The following template(s) converts an underscore delimited name into a nice
   java camel case name.  Note that this comes in two different flavours
   a) converting the first character to Upper Case, and
   b) converting the first character to Lower Case.
 
   Both of these will then call the recursive template named convertNameRest
   In both, the initial characters are converted (up to 
   the first '_' character) and the second template converts the rest 
   of the string.  Note that convertUpperName is just a call on function
   that immediately calls converNameRest.
 
   for example: 
   under convertLowerName 
     ID_USER converts to idUser
   under convertUpperName
     ID_USER converts to IdUser
 -->
 
 <xsl:template name="convertUpperName">
   <!-- 
     upper case the first part of the name 
     -->
   <xsl:param name="name"/>
   <xsl:call-template name="convertNameRest">
     <xsl:with-param name="nameRest"><xsl:value-of select="$name"/></xsl:with-param>
   </xsl:call-template>
 </xsl:template>
 
 <xsl:template name="convertLowerName">
   <!-- 
     lower case the first part of the name - unless of course there are 
     no '_' characters in the field name, then just do the first letter
     -->
   <xsl:param name="name"/>
   <xsl:choose>
     <xsl:when test="string-length(substring-before($name, '_')) = 0">
       <xsl:value-of select="translate(substring($name, 1), 'ABCDEFGHIJKLMNOPQRSTUVWXYZ', 'abcdefghijklmnopqrstuvwxyz')"/>
     </xsl:when>
     <xsl:otherwise>
       <xsl:value-of select="translate(substring-before($name,'_'), 'ABCDEFGHIJKLMNOPQRSTUVWXYZ', 'abcdefghijklmnopqrstuvwxyz')"/>
       <xsl:call-template name="convertNameRest">
         <xsl:with-param name="nameRest"><xsl:value-of select="substring-after($name,'_')"/></xsl:with-param>
       </xsl:call-template>
     </xsl:otherwise>
   </xsl:choose>
 </xsl:template>

 <xsl:template name="convertNameRest">
   <!--
   The first character goes to uppercase, and the rest goes to lower case (up 
   to the '_') this is not as straightforward as it looks
   -->
   <xsl:param name="nameRest"/>
   <xsl:choose>
     <xsl:when test="string-length(substring-before($nameRest, '_')) = 0">
       <!--
       Means that this is the last of the conversion
       -->
       <xsl:value-of select="translate(substring($nameRest, 1,1), 'abcdefghijklmnopqrstuvwxyz', 'ABCDEFGHIJKLMNOPQRSTUVWXYZ')"/>
       <xsl:value-of select="translate(substring($nameRest, 2), 'ABCDEFGHIJKLMNOPQRSTUVWXYZ', 'abcdefghijklmnopqrstuvwxyz')"/>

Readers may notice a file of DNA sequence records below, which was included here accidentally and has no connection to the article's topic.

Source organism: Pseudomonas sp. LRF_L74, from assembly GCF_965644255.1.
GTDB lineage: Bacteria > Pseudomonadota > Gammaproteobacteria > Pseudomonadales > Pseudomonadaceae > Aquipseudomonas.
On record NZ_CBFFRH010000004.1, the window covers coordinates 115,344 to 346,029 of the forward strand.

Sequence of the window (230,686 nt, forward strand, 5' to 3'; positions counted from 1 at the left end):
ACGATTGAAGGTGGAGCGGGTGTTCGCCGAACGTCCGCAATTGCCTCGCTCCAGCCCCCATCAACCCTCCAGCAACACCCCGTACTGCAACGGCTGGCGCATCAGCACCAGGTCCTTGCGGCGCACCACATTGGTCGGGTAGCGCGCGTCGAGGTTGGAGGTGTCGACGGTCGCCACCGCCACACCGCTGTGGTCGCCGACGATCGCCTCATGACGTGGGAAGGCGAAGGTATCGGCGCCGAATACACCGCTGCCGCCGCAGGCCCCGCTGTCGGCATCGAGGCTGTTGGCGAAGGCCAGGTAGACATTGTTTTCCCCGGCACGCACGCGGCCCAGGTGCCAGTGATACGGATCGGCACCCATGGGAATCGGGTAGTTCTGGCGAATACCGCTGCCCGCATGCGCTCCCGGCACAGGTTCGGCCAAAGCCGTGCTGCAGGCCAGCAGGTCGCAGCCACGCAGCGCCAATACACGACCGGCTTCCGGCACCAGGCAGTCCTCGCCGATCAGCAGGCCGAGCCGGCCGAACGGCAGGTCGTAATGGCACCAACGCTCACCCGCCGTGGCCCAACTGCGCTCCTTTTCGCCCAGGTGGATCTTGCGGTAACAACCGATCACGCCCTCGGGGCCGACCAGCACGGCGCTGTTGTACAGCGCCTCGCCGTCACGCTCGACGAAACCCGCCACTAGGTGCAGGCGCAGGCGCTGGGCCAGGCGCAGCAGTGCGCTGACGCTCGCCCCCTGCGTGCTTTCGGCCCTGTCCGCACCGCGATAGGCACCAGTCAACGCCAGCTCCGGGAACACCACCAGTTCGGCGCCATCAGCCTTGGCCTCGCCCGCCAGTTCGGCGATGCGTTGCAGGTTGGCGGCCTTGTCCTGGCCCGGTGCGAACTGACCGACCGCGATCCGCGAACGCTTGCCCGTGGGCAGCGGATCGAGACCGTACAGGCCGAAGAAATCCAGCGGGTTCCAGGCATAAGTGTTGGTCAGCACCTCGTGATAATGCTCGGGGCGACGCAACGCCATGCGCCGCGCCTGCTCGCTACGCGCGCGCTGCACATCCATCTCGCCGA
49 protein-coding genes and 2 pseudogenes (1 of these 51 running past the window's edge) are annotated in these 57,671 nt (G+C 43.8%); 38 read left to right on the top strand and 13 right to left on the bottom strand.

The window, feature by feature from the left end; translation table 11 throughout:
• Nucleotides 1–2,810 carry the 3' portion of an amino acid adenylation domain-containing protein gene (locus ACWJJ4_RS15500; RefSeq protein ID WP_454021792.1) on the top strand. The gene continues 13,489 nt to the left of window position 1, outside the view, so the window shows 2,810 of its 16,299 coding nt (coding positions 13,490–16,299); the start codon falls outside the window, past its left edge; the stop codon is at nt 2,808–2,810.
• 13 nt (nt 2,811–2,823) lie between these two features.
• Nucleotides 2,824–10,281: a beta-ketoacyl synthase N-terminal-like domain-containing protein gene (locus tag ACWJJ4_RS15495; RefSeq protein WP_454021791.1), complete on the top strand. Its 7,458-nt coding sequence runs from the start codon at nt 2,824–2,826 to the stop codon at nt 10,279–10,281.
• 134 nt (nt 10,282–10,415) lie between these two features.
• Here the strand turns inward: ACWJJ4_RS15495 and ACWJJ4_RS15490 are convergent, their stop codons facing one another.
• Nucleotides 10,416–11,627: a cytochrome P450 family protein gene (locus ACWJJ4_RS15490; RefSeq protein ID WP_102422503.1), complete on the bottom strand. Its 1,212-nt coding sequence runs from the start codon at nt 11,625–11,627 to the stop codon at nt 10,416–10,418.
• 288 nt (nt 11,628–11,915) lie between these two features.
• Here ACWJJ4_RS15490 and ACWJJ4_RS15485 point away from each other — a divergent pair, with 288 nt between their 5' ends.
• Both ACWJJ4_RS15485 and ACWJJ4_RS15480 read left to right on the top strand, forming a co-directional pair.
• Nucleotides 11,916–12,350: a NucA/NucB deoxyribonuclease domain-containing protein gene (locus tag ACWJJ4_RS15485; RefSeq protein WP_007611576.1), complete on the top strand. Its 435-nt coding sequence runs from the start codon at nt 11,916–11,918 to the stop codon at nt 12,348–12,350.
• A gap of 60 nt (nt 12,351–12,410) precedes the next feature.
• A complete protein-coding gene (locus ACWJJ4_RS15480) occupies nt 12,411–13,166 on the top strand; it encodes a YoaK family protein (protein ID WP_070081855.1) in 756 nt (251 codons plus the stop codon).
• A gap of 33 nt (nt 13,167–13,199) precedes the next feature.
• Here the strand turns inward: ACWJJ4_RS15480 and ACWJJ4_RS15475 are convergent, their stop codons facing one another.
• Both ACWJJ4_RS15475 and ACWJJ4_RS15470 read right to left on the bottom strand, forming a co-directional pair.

</xsl:when>

   <xsl:otherwise>
       <!--
       There is still more converting to do - convert this part and
       pass the rest back to this function
       -->
       <xsl:value-of select="translate(substring($nameRest, 1,1), 'abcdefghijklmnopqrstuvwxyz', 'ABCDEFGHIJKLMNOPQRSTUVWXYZ')"/>
       <xsl:value-of select="translate(substring-before(substring($nameRest, 2), '_'), 'ABCDEFGHIJKLMNOPQRSTUVWXYZ', 'abcdefghijklmnopqrstuvwxyz')"/>
       <xsl:call-template name="convertNameRest">
         <xsl:with-param name="nameRest"><xsl:value-of select="substring-after($nameRest,'_')"/></xsl:with-param>
       </xsl:call-template>
     </xsl:otherwise>
   </xsl:choose>
 </xsl:template>	

Problem Two: The Code Rusts

Yes, the code rusts quicker than your bathtub at the seaside. And by code rust I mean that once you have completed to code, leave it for a while and come back to it, it just doesn’t look like it makes sense. See the above example, I wrote this a long time ago, the only way for me to get it to make sense was to put in a lot of comments, even now, should there be a subtle error in it, it would be a horror to debug.

After all – I have never tested it with the string “__________” – perhaps I should…

So no XML/XSLT Templates

I know xslt/xml like the back of my hand, I can make it sing and dance, it just gets far to complex to maintain. On my current project I have generated 5,000 lines of xsl code… I haven’t looked at it in a while and I fear that I may never be able to decipher its hidden riddles again…

The search continues…

Maybe, just perhaps, you can see where I am going with these posts….

Footnotes:

  1. yes just to install the thing nothing else
  2. I am looking at macminicolo for hosting
  3. And feel free to use this one if you want – I have written a lot of function libraries for XSLT – about 1,000 lines of code that I re-use quite constantly.